1915 Gibson Harp Guitar
Gibson had big plans for the harp guitar in the early years of the 20th century. Popular music was dominated at the time by Tin Pan Alley tunes or semi-classical music, and the guitar was NOT the dominant fretted instrument. Consequently guitarists found themselves having to play chords that may have been better suited for the piano or for wind instruments - in other words, in keys other than the guitar-friendly keys of E or A. Guitarists could play an E-flat chord, but the root of the chord would be almost an octave higher than the low-E on a standard guitar.
The harp guitar offered a solution in the form of extra open strings, tuned usually in a chromatic progression, that provided a resonant bass note for any chord. In floral prose in Gibson catalogs, Gibson sales manager and founding partner L.A. Williams compared the harp guitar to the conventional guitar in the same way the pianoforte compared to the harpsichord.
On paper, the harp guitar sounded like a godsend, and in practice, it sounded fine -- if the guitarist could play it. The average weekend strummer had to develop a new technique, using his thumb to find the appropriate sub-bass string. It's not a difficult technique to master, but it seems awkward at first. And that, along with the extra expense of a harp guitar, not to mention the inconvenience of carrying around such a large guitar, kept the harp guitar from fulfilling Gibson's expectations.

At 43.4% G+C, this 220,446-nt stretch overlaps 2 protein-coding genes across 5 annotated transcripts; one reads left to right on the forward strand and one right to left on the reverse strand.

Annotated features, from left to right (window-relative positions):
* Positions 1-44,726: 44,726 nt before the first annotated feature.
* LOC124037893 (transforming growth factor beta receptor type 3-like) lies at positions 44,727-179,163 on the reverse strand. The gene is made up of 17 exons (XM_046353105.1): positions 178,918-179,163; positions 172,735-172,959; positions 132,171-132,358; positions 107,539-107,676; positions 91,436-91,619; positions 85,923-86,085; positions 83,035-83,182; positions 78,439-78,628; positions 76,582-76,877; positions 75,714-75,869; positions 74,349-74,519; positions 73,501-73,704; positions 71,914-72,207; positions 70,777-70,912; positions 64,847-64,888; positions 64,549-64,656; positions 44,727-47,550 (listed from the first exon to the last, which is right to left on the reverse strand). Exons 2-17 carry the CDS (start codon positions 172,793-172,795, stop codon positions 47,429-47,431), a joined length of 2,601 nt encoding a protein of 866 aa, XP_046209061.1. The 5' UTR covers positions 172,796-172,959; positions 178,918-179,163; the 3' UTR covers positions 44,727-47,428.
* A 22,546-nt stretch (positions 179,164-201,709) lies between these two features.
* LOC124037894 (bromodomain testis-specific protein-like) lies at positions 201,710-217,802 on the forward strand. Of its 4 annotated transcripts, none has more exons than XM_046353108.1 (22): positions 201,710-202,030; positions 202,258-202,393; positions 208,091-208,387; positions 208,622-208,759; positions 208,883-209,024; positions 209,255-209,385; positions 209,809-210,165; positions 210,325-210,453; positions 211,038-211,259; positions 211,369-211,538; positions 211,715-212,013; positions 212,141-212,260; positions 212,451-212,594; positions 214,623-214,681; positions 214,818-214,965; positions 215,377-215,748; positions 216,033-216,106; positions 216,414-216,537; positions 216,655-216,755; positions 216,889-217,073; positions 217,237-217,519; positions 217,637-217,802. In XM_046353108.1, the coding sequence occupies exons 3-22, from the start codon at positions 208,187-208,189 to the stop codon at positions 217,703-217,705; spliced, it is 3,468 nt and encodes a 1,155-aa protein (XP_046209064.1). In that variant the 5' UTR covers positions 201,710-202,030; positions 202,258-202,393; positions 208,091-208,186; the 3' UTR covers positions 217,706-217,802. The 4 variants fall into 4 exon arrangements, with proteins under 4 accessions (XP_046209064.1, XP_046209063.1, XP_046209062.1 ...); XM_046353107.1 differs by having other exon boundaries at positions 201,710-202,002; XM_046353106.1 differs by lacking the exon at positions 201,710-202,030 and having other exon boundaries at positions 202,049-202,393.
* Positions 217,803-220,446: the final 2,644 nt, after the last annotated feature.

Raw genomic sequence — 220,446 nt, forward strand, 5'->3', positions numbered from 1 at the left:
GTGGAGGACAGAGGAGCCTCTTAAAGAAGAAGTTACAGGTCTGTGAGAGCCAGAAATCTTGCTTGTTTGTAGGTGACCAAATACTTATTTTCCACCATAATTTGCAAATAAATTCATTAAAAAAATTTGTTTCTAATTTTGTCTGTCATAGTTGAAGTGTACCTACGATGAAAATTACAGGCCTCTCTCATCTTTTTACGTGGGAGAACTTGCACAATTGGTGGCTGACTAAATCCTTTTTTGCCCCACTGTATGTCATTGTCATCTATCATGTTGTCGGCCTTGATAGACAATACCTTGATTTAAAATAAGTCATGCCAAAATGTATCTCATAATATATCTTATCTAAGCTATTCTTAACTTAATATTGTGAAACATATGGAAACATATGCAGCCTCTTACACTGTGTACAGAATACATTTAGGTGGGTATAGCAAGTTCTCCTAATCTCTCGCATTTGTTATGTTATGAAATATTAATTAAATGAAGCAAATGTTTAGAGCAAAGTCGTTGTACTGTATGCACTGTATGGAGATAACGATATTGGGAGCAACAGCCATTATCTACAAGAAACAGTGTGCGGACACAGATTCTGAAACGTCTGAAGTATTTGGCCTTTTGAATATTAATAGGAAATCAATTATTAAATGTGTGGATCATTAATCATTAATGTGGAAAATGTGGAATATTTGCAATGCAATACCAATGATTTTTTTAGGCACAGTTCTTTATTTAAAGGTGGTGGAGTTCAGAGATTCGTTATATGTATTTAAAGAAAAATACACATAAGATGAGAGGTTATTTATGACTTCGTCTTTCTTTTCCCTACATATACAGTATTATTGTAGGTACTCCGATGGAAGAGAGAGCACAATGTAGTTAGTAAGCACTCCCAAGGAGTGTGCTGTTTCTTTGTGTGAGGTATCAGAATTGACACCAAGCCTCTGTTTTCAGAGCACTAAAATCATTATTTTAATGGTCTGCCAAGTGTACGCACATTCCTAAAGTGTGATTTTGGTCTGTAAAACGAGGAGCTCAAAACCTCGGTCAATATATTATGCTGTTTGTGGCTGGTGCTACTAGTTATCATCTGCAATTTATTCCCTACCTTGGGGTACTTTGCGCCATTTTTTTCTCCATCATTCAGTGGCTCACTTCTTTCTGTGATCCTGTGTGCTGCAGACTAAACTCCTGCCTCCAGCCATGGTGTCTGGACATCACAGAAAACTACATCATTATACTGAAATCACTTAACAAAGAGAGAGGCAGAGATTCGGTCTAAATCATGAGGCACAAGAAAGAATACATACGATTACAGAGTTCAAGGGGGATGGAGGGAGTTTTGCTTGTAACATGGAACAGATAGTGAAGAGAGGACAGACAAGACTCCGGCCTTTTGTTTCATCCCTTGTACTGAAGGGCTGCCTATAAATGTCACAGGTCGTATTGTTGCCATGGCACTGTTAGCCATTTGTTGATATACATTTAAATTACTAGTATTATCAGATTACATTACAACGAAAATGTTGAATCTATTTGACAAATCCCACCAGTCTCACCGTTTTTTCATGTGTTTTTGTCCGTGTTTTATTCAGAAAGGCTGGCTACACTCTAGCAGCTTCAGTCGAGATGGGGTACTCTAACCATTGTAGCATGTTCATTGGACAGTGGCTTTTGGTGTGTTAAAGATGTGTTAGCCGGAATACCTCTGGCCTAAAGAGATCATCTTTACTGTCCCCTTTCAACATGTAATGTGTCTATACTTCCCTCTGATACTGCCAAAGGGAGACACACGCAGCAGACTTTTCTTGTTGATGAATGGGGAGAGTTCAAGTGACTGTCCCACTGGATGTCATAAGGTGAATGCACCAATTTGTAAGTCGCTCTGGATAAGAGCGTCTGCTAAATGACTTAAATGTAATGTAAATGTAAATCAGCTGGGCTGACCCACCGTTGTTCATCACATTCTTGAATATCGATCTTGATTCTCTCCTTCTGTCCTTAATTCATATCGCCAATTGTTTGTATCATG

This instrument (inv. #AR3705) is a Style U (the only style Gibson offered after 1907) from 1915 and is in excellent condition. With original hard case it is offered at $6,500.
This instrument is SOLD
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